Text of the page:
On the other hand, Sanders remained untarnished by scandals and was viewed far more positively than Clinton nationally. The same polling average referenced above showed Bernie Sanders with a net approval rating ranging between +10% and +18%. Moreover, a poll from April shows that while 48% of voters saw Clinton as having the integrity to serve, 70% saw Sanders as honest enough to be president. Being seen in a favorable light is especially important in presidential races among undecided voters, who often break for a candidate based on perception of personal attributes.
Secondly, on policy issues, Sanders was primed to secure the support of the very voters that decided the election. Clinton’s biggest losses as compared to Obama were of white working-class voters. Looking at the results, Trump gained largely among these voters, winning counties by large margins that Obama had carried just four years ago. Electorally vital states like Michigan, Ohio, Pennsylvania, and Wisconsin have high proportions of blue collar white voters who swung to Trump. One particularly egregious example of Clinton’s losses among this constituency is in Lackawanna County, PA, best known for being home to steel town Scranton.
Results show that while Obama won 63.1% of the vote in this county in 2012, Clinton won just 50.2%. This pattern repeated itself all over the Rust Belt, where trade policies over the last few decades have led to massive outsourcing, factory closures, and general economic anxiety. White Rust Belt voters largely supported Trump’s anti-globalist, anti-free-trade agenda. Clinton, on the other hand, stood for exactly the opposite, specifically proclaiming that “My dream is a hemispheric common market, with open trade and open borders” in an private speech uncovered by Wikileaks. Moreover, Hillary Clinton flip-flopped numerous times on whether or not she supported the Trans-Pacific Partnership (TPP), eventually settling on opposing the deal. However, many voters worried about this seeming inconsistency, despite her repeated assertions of opposition to the TPP late in the race. Sanders, on the other hand, consistently and vociferously opposed the TPP throughout his campaign. This stance likely would have played better among Rust Belt voters concerned about the job losses stemming from free trade policies.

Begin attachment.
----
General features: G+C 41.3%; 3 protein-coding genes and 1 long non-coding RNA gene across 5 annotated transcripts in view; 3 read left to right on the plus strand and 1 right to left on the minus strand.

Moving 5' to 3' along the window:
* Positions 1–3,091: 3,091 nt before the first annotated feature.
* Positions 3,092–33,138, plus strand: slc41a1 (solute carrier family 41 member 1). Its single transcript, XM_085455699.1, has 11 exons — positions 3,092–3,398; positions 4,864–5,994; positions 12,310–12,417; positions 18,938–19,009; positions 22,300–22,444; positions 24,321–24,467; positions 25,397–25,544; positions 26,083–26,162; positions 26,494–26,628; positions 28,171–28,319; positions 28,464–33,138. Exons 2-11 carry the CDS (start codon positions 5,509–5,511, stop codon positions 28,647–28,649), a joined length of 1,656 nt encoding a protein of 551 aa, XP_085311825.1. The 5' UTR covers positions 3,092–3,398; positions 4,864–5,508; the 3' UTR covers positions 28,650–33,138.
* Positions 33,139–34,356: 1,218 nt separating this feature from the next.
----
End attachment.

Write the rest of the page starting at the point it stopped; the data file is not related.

In addition to these promoting trade policies favourable to Rust Belt voters, Sanders also espoused a set of populist ideas, ranging from free healthcare to tirades against Wall Street speculators, which similarly would have appealed to some Trump voters. Much of his platform centred around addressing economic anxieties, which, as mentioned before, permeated the climate of many swing states. Sanders’ no-holds-barred populism held greater sway among crucial white Rust Belt voters than Clinton’s policy-focused, pragmatic approach. In Michigan and Wisconsin, Sanders won white voters without a college degree by 15% and 18%, respectively. In the general election, Michigan’s non-college whites picked Trump over Clinton by a 31% margin while Wisconsin’s preferred Trump by a 28% margin.
Various indicators demonstrate that Sanders’ populist ideas would have been much better suited to undercut Donald Trump’s support than Clinton’s plans. In mid-May, as the primary season began to wrap up, polls were consistently showing Sanders outperforming Clinton in swing state match-ups against Trump, presumably owing in no small part to his policy differences and more positive public perception. The Democratic establishment, however, persisted with their favouritism towards Clinton, disregarding the magnitude of her polling deficit as compared to Sanders’. This discrepancy points to a vastly different outcome in November with a Sanders-led ticket.
While the United States still grapples with the reality of calling Donald Trump “president-elect”, progressive Democrats correctly recognize that Sanders’ positive populism would have been better poised to defeat Trump than Hillary’s technocratic outlook. The arrogance of party elites who intentionally disadvantaged Sanders while overlooking Clinton’s glaring faults has come back to haunt them and the millions of Americans who will suffer under a Trump presidency.